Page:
Saturday, 26 March 2016


Courtesy of L.W.Currey

There is nothing at all I could find about the author of this book, apart from his real name apparently being "George Knight", Given no other information including date of birth or death, it seems rather difficult to find anything with certainty on such a common name.

The book itself is really a melodrama, taking place in Wyresdale, England. It originally appeared serialised in Weekly Mail in 1902 before it was published as # 105 of M.A.Donohue's Flashlight Detective Series. An odd choice to be sure, as overall the detective elements of the novel are somewhat incidental.

It is the story of a pair of lovers whom circumstances contrive to tear apart, but unlike most stories this one has two different sets of antagonists opposing the main characters, who intertwine and subsequently frustrate each other's attempts at revenge. There are about fifteen characters one has to take note of and memorise their particular mutual sympathies and antipathies, including two romantic couples at once, because the more the merrier I assume. Of course there is a fantastically rich, villainous dwarf who wishes to obtain the hand of the female lead, by any means necessary, as well as vile german scientists at his beck and call. The main character's uncle gets murdered and the village inspector constantly makes wrong assumptions and never even comes close to identifying the killer himself, though that may be because he has the hots for the local Chemist's pretty daughter, so much so he reveals classified information to her, pretty much without provocation. His romantic rival, the chemist's assistant, becomes more usefull then the policeman or the main character, by revealing the sinister plottings of the Golden Dwarf, the fantastically rich diminutive person already mentioned.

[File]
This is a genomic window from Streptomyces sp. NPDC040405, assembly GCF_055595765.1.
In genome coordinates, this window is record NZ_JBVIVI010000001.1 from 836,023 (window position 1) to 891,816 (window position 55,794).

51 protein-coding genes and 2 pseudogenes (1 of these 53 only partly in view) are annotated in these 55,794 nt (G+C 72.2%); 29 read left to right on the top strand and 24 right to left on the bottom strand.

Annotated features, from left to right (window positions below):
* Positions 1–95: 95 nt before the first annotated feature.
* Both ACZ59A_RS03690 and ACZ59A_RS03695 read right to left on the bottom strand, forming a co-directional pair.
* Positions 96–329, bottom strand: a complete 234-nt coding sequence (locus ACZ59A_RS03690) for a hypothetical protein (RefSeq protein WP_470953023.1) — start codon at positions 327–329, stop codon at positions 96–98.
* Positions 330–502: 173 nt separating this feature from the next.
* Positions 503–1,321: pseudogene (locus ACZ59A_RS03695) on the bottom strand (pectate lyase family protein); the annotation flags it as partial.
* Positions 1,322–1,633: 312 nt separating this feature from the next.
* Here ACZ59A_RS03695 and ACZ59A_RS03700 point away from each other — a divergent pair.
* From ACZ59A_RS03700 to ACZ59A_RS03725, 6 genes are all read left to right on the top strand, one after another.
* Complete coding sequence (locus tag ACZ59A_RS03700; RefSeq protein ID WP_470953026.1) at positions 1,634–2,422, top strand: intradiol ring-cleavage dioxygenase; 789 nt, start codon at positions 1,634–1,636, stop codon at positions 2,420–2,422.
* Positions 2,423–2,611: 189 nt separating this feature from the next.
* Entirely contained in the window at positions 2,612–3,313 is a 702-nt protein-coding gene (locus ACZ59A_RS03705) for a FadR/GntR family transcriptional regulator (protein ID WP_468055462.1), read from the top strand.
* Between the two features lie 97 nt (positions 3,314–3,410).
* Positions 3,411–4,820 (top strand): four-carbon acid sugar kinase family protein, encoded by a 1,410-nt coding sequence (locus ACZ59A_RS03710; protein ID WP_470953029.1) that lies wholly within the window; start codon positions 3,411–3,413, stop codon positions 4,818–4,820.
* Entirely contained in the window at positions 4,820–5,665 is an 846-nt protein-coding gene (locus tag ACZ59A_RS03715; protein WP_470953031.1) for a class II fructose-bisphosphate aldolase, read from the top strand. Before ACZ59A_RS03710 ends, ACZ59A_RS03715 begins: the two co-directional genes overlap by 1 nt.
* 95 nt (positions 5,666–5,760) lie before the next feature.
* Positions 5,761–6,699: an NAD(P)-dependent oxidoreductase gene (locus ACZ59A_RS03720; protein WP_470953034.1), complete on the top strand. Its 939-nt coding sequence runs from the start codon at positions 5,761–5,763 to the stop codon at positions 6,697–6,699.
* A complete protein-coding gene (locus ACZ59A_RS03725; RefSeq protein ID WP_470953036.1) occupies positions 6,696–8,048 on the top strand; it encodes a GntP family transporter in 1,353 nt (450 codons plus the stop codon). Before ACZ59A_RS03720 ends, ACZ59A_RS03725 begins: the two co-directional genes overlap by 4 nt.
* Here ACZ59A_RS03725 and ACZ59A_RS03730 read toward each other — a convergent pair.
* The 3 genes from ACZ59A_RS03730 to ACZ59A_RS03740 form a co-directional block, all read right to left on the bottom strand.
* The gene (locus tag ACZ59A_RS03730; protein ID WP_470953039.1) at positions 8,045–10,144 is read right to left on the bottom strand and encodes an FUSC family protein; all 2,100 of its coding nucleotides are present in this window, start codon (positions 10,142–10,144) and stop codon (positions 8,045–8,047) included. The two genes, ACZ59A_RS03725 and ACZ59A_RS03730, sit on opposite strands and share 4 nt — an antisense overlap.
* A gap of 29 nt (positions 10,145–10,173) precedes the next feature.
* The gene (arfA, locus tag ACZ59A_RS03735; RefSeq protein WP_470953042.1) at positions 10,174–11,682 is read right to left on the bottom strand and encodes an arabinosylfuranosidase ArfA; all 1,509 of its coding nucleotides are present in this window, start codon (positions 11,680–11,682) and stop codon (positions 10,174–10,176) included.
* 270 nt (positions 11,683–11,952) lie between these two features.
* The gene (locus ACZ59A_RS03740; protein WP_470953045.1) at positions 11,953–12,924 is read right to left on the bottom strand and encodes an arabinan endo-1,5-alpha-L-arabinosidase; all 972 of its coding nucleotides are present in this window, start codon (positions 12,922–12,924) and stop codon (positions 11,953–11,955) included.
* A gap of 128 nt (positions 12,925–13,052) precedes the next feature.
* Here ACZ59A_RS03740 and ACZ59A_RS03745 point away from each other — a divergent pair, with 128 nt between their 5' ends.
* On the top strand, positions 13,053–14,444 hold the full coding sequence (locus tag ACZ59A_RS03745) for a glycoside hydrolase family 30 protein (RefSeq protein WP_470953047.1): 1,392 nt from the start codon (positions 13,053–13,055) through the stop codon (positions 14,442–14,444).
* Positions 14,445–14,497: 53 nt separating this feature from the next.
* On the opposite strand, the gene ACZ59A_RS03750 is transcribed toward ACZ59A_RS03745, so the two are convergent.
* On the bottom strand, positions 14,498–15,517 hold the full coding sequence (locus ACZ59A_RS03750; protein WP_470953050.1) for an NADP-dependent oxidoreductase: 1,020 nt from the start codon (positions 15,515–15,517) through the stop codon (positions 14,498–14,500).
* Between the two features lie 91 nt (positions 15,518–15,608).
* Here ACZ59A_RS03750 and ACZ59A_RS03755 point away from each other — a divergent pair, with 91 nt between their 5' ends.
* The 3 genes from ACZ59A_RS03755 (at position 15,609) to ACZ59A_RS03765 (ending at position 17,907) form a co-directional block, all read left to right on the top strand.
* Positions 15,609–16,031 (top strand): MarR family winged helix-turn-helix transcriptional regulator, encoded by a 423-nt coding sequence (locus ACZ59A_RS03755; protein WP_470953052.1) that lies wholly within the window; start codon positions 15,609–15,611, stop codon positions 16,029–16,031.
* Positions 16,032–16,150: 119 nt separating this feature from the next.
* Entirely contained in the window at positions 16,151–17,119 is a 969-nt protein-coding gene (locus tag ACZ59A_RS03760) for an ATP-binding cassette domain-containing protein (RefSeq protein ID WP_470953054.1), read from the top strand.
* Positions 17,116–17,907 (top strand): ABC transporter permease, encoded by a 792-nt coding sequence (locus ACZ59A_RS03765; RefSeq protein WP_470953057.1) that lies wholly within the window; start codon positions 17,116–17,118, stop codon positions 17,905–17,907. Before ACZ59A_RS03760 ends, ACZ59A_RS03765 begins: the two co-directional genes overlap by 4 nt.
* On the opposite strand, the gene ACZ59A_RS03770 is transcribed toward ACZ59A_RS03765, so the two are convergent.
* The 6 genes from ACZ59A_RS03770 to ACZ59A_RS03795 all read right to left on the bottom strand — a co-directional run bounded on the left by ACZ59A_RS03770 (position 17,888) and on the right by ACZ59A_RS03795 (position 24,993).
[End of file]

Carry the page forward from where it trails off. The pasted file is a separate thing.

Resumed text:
This discovery, coming in a little too late in the novel, is also the most intriguing part of the whole book. The Golden Dwarf is apparently conducting inhuman experiments to turn children into giants and dwarfs...and yet this utterly horifying aspect of the story gets ignored for three quarters of it's running time in favour of conspiracies relating to paid false testimony and secret messages engraved on riding whips, and even then it takes up only a few pages at most until we're forced into a dramatic climax involving landmines. It's a pity because that was why I read it in the first place.

The main characters are also not much horrified by the inhuman abominations they find, and even the inspector himself has, apparently, no idea with what to charge those responsible. Now, I know Britain in 1902 wasn't paradise on Earth but even I think child abduction and inhuman experimentation on children would probably have landed you in the brig even back then.

Of course the inspector would also probably land behind bars as he let the disfigured children stay locked in their cells and him never thinking to move them results in all of them dying when the laboratory blows up.

The only interesting part of the novel, aside from the aforementioned ungodly experimentation, is that not only do two people who abducted the main character's cousin get away scott free, but so does one of the Germans who was directly involved with the child experiments, as well as being an accessory to the murder of poor Sir Christopher Derring, who never even shows up in the book alive, and whose murder the inspector pinned on half the people in the village.

Overall, not even close to what I was hoping it to be.

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